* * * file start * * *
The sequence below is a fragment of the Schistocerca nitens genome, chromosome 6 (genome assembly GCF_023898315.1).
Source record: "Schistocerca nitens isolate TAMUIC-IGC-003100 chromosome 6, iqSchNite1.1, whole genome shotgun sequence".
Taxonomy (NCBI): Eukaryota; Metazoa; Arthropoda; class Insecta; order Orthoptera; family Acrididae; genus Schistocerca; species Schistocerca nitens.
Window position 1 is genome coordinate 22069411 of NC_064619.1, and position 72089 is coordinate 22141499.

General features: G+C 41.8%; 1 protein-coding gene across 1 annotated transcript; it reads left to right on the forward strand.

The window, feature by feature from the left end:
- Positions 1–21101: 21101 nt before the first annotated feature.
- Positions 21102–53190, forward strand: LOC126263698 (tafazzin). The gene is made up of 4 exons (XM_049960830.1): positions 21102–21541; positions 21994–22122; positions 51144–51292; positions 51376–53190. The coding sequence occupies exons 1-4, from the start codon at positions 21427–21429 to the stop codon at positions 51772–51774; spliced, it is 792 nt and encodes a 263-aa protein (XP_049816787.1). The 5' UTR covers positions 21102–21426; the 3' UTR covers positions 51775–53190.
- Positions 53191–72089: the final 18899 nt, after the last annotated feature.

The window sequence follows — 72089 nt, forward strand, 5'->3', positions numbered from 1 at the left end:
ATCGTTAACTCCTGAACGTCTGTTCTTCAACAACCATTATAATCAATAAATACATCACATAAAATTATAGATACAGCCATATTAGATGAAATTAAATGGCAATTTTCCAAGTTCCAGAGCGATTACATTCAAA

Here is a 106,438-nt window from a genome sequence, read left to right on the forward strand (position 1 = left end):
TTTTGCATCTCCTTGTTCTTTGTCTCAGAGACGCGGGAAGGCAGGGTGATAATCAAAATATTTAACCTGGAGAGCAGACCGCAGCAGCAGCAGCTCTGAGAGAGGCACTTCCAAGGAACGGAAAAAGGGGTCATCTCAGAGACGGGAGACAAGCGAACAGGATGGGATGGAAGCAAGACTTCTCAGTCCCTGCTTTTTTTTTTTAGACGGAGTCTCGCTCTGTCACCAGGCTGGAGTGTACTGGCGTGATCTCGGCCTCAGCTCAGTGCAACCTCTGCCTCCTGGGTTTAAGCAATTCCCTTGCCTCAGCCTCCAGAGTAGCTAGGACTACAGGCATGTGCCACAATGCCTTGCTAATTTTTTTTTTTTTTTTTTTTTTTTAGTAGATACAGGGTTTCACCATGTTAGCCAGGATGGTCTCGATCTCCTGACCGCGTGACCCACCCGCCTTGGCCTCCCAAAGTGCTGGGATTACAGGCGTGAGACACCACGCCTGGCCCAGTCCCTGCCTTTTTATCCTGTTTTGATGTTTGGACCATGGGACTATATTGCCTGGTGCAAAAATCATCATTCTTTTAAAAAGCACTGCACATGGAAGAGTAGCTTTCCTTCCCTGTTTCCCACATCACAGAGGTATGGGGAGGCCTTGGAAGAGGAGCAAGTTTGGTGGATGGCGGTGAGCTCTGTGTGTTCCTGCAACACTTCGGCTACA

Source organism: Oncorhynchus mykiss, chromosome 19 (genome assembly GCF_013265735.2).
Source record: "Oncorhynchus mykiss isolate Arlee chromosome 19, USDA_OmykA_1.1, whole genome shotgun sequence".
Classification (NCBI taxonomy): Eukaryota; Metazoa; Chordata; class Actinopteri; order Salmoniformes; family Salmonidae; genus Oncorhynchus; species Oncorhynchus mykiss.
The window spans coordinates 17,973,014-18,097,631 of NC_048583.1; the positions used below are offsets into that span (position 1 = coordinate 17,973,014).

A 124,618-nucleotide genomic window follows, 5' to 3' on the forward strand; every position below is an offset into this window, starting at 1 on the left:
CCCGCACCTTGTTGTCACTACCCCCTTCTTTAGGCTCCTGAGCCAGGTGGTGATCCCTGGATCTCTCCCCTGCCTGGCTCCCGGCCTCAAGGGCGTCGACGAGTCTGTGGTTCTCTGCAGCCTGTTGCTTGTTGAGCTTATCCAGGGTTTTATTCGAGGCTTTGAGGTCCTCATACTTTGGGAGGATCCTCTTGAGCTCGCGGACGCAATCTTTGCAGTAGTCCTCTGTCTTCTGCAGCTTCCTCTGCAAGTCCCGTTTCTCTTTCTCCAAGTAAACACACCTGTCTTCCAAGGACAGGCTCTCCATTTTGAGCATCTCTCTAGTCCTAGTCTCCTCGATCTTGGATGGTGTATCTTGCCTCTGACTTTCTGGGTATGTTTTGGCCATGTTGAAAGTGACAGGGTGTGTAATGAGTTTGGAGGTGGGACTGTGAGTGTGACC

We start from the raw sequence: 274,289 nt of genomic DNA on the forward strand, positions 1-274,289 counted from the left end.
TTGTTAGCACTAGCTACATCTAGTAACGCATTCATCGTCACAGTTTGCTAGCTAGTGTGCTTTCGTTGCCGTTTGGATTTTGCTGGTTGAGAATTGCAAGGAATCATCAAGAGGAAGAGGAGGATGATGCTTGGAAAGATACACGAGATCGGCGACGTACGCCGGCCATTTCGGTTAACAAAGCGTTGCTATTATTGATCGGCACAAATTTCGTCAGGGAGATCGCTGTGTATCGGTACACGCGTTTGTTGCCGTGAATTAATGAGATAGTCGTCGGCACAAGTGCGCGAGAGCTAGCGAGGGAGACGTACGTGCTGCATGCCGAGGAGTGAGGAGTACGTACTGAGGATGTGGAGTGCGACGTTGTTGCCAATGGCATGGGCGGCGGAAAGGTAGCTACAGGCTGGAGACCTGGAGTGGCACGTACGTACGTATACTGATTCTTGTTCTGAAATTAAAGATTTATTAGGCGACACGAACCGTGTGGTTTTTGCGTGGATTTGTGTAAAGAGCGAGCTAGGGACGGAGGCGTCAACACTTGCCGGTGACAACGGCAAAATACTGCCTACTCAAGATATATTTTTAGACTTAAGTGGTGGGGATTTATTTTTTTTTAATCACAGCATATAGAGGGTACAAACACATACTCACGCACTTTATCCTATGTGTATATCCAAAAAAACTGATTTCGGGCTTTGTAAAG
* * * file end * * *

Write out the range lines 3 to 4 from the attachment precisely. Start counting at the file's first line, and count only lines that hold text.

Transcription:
Taxonomy (NCBI): Eukaryota; Metazoa; Arthropoda; class Insecta; order Orthoptera; family Acrididae; genus Schistocerca; species Schistocerca nitens.
Window position 1 is genome coordinate 22069411 of NC_064619.1, and position 72089 is coordinate 22141499.